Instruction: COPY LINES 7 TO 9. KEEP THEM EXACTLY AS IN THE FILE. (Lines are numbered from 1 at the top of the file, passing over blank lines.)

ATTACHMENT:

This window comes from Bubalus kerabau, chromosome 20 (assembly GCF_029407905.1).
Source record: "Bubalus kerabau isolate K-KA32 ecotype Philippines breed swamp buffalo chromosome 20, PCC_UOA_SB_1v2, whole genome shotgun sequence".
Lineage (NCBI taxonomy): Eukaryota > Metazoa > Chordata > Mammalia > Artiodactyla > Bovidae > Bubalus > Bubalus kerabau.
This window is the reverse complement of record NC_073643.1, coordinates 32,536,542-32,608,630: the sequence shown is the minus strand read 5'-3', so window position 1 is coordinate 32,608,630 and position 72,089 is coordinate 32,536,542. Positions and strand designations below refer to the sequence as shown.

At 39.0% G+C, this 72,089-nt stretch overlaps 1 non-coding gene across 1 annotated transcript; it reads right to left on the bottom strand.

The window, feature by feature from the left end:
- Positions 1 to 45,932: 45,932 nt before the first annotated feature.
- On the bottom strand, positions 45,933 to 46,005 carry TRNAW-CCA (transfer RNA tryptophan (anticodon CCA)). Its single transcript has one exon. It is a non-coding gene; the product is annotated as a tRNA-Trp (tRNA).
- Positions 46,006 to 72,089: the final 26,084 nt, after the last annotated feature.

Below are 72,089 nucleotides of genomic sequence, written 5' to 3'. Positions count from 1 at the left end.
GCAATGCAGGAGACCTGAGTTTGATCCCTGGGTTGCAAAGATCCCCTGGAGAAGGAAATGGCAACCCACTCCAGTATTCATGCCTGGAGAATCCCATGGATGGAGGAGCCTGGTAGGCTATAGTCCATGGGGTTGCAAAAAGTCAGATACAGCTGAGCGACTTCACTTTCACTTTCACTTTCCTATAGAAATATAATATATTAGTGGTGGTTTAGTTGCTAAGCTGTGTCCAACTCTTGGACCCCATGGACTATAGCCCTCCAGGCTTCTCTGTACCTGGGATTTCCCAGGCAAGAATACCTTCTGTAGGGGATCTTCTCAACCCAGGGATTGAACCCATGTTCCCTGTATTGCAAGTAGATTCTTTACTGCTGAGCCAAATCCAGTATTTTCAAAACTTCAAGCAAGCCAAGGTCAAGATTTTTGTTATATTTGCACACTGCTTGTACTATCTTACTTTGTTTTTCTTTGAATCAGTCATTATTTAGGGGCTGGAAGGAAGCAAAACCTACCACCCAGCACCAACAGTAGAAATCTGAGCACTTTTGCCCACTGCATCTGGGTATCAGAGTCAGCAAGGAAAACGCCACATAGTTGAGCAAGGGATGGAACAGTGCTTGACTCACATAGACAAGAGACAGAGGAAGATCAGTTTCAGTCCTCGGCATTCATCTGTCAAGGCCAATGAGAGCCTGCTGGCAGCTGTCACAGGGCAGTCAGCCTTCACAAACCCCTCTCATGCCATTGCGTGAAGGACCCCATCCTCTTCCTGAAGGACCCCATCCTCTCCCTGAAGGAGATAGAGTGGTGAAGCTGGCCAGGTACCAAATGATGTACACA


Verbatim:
- Positions 1 to 45,932: 45,932 nt before the first annotated feature.
- On the bottom strand, positions 45,933 to 46,005 carry TRNAW-CCA (transfer RNA tryptophan (anticodon CCA)). Its single transcript has one exon. It is a non-coding gene; the product is annotated as a tRNA-Trp (tRNA).
- Positions 46,006 to 72,089: the final 26,084 nt, after the last annotated feature.